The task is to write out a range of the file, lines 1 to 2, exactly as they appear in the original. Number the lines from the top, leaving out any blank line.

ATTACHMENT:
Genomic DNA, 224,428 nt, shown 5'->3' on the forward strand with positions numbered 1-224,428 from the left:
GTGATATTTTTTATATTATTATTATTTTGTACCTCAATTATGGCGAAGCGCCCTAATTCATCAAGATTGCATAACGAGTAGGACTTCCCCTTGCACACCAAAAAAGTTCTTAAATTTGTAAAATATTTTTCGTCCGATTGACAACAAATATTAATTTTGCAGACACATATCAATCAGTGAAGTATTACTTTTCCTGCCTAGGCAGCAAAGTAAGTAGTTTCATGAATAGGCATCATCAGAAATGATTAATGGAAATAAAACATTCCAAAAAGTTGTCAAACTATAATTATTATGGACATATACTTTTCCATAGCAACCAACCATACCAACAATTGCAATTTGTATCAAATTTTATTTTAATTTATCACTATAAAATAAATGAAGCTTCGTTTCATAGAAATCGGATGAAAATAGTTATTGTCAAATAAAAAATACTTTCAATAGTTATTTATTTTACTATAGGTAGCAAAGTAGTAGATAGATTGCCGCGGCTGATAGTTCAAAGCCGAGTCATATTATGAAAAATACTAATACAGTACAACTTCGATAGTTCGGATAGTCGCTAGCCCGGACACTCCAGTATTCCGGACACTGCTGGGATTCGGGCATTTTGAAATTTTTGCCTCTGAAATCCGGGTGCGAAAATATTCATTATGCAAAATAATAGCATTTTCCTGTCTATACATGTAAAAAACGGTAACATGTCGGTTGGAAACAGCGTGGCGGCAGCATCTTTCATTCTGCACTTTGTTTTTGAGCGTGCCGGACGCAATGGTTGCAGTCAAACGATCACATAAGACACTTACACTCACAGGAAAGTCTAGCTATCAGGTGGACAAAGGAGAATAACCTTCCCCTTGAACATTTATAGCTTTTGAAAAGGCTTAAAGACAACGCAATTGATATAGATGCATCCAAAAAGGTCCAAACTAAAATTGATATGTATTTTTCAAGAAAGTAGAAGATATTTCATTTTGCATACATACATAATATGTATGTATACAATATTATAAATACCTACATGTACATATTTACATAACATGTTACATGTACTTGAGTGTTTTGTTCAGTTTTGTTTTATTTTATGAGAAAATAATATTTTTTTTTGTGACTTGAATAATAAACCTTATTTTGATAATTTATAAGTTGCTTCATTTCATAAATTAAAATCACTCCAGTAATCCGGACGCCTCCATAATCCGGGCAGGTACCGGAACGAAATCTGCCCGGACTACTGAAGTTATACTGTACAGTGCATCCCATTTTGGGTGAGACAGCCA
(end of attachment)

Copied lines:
Genomic DNA, 224,428 nt, shown 5'->3' on the forward strand with positions numbered 1-224,428 from the left:
GTGATATTTTTTATATTATTATTATTTTGTACCTCAATTATGGCGAAGCGCCCTAATTCATCAAGATTGCATAACGAGTAGGACTTCCCCTTGCACACCAAAAAAGTTCTTAAATTTGTAAAATATTTTTCGTCCGATTGACAACAAATATTAATTTTGCAGACACATATCAATCAGTGAAGTATTACTTTTCCTGCCTAGGCAGCAAAGTAAGTAGTTTCATGAATAGGCATCATCAGAAATGATTAATGGAAATAAAACATTCCAAAAAGTTGTCAAACTATAATTATTATGGACATATACTTTTCCATAGCAACCAACCATACCAACAATTGCAATTTGTATCAAATTTTATTTTAATTTATCACTATAAAATAAATGAAGCTTCGTTTCATAGAAATCGGATGAAAATAGTTATTGTCAAATAAAAAATACTTTCAATAGTTATTTATTTTACTATAGGTAGCAAAGTAGTAGATAGATTGCCGCGGCTGATAGTTCAAAGCCGAGTCATATTATGAAAAATACTAATACAGTACAACTTCGATAGTTCGGATAGTCGCTAGCCCGGACACTCCAGTATTCCGGACACTGCTGGGATTCGGGCATTTTGAAATTTTTGCCTCTGAAATCCGGGTGCGAAAATATTCATTATGCAAAATAATAGCATTTTCCTGTCTATACATGTAAAAAACGGTAACATGTCGGTTGGAAACAGCGTGGCGGCAGCATCTTTCATTCTGCACTTTGTTTTTGAGCGTGCCGGACGCAATGGTTGCAGTCAAACGATCACATAAGACACTTACACTCACAGGAAAGTCTAGCTATCAGGTGGACAAAGGAGAATAACCTTCCCCTTGAACATTTATAGCTTTTGAAAAGGCTTAAAGACAACGCAATTGATATAGATGCATCCAAAAAGGTCCAAACTAAAATTGATATGTATTTTTCAAGAAAGTAGAAGATATTTCATTTTGCATACATACATAATATGTATGTATACAATATTATAAATACCTACATGTACATATTTACATAACATGTTACATGTACTTGAGTGTTTTGTTCAGTTTTGTTTTATTTTATGAGAAAATAATATTTTTTTTTGTGACTTGAATAATAAACCTTATTTTGATAATTTATAAGTTGCTTCATTTCATAAATTAAAATCACTCCAGTAATCCGGACGCCTCCATAATCCGGGCAGGTACCGGAACGAAATCTGCCCGGACTACTGAAGTTATACTGTACAGTGCATCCCATTTTGGGTGAGACAGCCA